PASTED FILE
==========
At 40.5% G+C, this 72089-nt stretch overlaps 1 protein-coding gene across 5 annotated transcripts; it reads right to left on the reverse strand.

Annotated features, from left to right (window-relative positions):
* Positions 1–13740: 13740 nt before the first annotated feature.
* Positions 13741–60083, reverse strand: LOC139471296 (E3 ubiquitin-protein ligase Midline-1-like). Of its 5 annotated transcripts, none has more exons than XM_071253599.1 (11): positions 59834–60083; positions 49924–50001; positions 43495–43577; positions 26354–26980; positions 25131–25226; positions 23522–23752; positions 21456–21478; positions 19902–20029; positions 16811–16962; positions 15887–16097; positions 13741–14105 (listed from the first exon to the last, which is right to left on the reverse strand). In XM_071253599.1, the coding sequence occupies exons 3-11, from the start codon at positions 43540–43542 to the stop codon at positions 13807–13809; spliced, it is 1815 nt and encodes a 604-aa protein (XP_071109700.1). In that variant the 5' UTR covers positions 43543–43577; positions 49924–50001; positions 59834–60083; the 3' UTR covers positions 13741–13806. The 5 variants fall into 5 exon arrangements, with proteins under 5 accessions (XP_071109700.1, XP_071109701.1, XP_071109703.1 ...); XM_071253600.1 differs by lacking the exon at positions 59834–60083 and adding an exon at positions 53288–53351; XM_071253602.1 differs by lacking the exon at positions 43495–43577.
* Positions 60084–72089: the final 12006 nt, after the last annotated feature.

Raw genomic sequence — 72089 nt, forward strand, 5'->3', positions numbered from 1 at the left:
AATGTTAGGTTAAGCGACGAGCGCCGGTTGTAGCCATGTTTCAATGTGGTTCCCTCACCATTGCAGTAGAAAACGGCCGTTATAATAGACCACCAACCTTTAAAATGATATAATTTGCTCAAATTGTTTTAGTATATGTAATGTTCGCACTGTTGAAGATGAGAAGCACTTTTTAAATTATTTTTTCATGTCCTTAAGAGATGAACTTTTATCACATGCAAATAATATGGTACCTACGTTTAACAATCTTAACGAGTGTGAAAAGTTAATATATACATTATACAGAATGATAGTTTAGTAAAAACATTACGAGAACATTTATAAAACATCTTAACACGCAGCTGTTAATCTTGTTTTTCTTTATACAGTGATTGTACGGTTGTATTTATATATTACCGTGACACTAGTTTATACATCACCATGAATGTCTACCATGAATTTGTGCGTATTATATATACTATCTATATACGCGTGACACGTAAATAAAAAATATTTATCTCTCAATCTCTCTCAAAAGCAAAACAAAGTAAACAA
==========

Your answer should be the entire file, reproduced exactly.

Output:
At 40.5% G+C, this 72089-nt stretch overlaps 1 protein-coding gene across 5 annotated transcripts; it reads right to left on the reverse strand.

Annotated features, from left to right (window-relative positions):
* Positions 1–13740: 13740 nt before the first annotated feature.
* Positions 13741–60083, reverse strand: LOC139471296 (E3 ubiquitin-protein ligase Midline-1-like). Of its 5 annotated transcripts, none has more exons than XM_071253599.1 (11): positions 59834–60083; positions 49924–50001; positions 43495–43577; positions 26354–26980; positions 25131–25226; positions 23522–23752; positions 21456–21478; positions 19902–20029; positions 16811–16962; positions 15887–16097; positions 13741–14105 (listed from the first exon to the last, which is right to left on the reverse strand). In XM_071253599.1, the coding sequence occupies exons 3-11, from the start codon at positions 43540–43542 to the stop codon at positions 13807–13809; spliced, it is 1815 nt and encodes a 604-aa protein (XP_071109700.1). In that variant the 5' UTR covers positions 43543–43577; positions 49924–50001; positions 59834–60083; the 3' UTR covers positions 13741–13806. The 5 variants fall into 5 exon arrangements, with proteins under 5 accessions (XP_071109700.1, XP_071109701.1, XP_071109703.1 ...); XM_071253600.1 differs by lacking the exon at positions 59834–60083 and adding an exon at positions 53288–53351; XM_071253602.1 differs by lacking the exon at positions 43495–43577.
* Positions 60084–72089: the final 12006 nt, after the last annotated feature.

Raw genomic sequence — 72089 nt, forward strand, 5'->3', positions numbered from 1 at the left:
AATGTTAGGTTAAGCGACGAGCGCCGGTTGTAGCCATGTTTCAATGTGGTTCCCTCACCATTGCAGTAGAAAACGGCCGTTATAATAGACCACCAACCTTTAAAATGATATAATTTGCTCAAATTGTTTTAGTATATGTAATGTTCGCACTGTTGAAGATGAGAAGCACTTTTTAAATTATTTTTTCATGTCCTTAAGAGATGAACTTTTATCACATGCAAATAATATGGTACCTACGTTTAACAATCTTAACGAGTGTGAAAAGTTAATATATACATTATACAGAATGATAGTTTAGTAAAAACATTACGAGAACATTTATAAAACATCTTAACACGCAGCTGTTAATCTTGTTTTTCTTTATACAGTGATTGTACGGTTGTATTTATATATTACCGTGACACTAGTTTATACATCACCATGAATGTCTACCATGAATTTGTGCGTATTATATATACTATCTATATACGCGTGACACGTAAATAAAAAATATTTATCTCTCAATCTCTCTCAAAAGCAAAACAAAGTAAACAA